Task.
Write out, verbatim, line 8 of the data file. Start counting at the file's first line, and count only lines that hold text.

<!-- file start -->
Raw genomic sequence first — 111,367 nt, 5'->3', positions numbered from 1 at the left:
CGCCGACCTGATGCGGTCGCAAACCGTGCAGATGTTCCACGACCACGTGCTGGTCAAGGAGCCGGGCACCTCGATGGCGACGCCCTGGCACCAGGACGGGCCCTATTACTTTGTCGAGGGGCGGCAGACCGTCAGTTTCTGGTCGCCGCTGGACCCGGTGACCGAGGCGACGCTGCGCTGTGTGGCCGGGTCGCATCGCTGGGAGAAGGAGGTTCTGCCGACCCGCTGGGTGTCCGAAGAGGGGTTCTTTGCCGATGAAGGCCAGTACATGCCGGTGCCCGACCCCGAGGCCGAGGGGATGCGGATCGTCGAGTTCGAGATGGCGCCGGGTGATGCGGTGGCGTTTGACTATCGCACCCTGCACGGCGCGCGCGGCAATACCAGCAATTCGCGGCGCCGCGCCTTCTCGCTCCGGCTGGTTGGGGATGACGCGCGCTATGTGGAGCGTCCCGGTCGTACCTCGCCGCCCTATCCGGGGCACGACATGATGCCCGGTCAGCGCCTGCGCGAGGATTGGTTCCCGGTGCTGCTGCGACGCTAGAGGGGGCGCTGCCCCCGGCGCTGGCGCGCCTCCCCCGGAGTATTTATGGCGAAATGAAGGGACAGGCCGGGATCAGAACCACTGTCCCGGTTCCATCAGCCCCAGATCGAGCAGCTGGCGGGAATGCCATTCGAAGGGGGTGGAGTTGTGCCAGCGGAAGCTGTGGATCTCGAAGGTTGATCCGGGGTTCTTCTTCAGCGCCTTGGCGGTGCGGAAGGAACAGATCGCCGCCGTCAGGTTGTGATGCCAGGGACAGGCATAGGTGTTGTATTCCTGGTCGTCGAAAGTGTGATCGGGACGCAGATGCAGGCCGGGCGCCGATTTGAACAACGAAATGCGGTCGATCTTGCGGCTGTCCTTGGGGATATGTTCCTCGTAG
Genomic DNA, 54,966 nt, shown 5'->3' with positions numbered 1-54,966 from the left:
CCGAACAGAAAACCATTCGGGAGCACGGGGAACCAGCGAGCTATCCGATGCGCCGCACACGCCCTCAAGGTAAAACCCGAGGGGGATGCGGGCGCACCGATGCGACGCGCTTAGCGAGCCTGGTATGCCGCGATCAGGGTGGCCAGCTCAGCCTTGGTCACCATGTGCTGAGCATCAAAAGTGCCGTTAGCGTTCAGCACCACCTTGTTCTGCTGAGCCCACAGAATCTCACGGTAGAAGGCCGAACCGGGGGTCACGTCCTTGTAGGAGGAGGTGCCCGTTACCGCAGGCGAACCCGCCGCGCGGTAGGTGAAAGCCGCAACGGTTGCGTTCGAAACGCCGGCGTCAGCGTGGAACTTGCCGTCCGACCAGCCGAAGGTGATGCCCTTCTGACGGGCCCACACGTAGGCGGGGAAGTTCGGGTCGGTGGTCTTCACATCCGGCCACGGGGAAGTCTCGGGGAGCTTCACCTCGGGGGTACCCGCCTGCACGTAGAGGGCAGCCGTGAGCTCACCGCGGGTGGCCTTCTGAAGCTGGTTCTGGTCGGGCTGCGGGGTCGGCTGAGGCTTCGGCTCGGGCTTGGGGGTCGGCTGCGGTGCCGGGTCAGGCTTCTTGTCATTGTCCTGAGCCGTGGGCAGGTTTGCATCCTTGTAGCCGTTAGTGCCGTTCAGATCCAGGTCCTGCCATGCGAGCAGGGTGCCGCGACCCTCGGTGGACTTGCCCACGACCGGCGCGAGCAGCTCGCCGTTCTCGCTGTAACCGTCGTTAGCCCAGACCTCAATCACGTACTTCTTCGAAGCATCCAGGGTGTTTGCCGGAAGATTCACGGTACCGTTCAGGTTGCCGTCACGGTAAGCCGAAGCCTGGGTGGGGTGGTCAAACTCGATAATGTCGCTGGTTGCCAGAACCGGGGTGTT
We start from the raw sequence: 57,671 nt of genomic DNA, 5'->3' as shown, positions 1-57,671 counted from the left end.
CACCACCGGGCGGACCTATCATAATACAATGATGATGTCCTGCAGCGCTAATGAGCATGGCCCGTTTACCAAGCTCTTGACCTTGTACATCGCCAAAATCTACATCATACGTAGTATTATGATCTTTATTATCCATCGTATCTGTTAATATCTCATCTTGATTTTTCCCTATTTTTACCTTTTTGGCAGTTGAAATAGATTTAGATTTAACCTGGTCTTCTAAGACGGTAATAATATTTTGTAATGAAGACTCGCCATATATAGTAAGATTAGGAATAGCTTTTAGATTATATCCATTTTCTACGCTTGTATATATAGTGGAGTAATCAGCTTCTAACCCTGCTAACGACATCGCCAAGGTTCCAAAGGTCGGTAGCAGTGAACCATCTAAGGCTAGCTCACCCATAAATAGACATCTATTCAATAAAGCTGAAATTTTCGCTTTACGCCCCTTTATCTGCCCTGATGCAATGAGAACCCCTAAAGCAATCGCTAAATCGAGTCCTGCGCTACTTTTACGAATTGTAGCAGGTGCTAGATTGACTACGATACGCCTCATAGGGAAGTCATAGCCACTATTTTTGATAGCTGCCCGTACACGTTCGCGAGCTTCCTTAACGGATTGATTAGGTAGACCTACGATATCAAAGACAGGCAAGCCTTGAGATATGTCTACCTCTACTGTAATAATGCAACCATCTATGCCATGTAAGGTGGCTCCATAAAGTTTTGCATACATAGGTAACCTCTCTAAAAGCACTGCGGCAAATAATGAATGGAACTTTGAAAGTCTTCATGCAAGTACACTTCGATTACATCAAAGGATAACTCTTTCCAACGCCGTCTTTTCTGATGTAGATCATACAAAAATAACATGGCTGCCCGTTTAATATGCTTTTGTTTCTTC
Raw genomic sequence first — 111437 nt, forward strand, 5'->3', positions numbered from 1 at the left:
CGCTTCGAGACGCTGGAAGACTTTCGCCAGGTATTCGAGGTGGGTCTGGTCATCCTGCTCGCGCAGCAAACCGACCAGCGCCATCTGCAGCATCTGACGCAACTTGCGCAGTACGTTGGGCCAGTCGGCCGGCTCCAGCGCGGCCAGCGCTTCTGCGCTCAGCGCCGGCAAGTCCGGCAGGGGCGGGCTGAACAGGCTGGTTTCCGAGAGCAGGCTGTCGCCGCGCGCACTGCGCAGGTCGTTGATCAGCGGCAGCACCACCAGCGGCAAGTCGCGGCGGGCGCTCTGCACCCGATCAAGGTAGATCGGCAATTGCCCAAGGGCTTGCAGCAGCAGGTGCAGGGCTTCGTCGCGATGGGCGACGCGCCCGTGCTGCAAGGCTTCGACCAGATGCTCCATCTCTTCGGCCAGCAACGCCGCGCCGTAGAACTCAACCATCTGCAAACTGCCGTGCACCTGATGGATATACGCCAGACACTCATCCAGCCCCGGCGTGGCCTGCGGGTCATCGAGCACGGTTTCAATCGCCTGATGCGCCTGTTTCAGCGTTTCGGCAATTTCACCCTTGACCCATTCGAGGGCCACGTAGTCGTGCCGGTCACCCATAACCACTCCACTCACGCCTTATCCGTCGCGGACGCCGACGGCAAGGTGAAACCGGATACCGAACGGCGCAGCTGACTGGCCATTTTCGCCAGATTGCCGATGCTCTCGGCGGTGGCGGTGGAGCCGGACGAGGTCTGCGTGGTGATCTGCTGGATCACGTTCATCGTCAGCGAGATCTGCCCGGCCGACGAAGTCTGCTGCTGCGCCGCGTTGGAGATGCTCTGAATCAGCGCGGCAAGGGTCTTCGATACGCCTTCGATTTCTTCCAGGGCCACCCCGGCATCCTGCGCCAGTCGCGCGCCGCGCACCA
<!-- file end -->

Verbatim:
CGCTTCGAGACGCTGGAAGACTTTCGCCAGGTATTCGAGGTGGGTCTGGTCATCCTGCTCGCGCAGCAAACCGACCAGCGCCATCTGCAGCATCTGACGCAACTTGCGCAGTACGTTGGGCCAGTCGGCCGGCTCCAGCGCGGCCAGCGCTTCTGCGCTCAGCGCCGGCAAGTCCGGCAGGGGCGGGCTGAACAGGCTGGTTTCCGAGAGCAGGCTGTCGCCGCGCGCACTGCGCAGGTCGTTGATCAGCGGCAGCACCACCAGCGGCAAGTCGCGGCGGGCGCTCTGCACCCGATCAAGGTAGATCGGCAATTGCCCAAGGGCTTGCAGCAGCAGGTGCAGGGCTTCGTCGCGATGGGCGACGCGCCCGTGCTGCAAGGCTTCGACCAGATGCTCCATCTCTTCGGCCAGCAACGCCGCGCCGTAGAACTCAACCATCTGCAAACTGCCGTGCACCTGATGGATATACGCCAGACACTCATCCAGCCCCGGCGTGGCCTGCGGGTCATCGAGCACGGTTTCAATCGCCTGATGCGCCTGTTTCAGCGTTTCGGCAATTTCACCCTTGACCCATTCGAGGGCCACGTAGTCGTGCCGGTCACCCATAACCACTCCACTCACGCCTTATCCGTCGCGGACGCCGACGGCAAGGTGAAACCGGATACCGAACGGCGCAGCTGACTGGCCATTTTCGCCAGATTGCCGATGCTCTCGGCGGTGGCGGTGGAGCCGGACGAGGTCTGCGTGGTGATCTGCTGGATCACGTTCATCGTCAGCGAGATCTGCCCGGCCGACGAAGTCTGCTGCTGCGCCGCGTTGGAGATGCTCTGAATCAGCGCGGCAAGGGTCTTCGATACGCCTTCGATTTCTTCCAGGGCCACCCCGGCATCCTGCGCCAGTCGCGCGCCGCGCACCA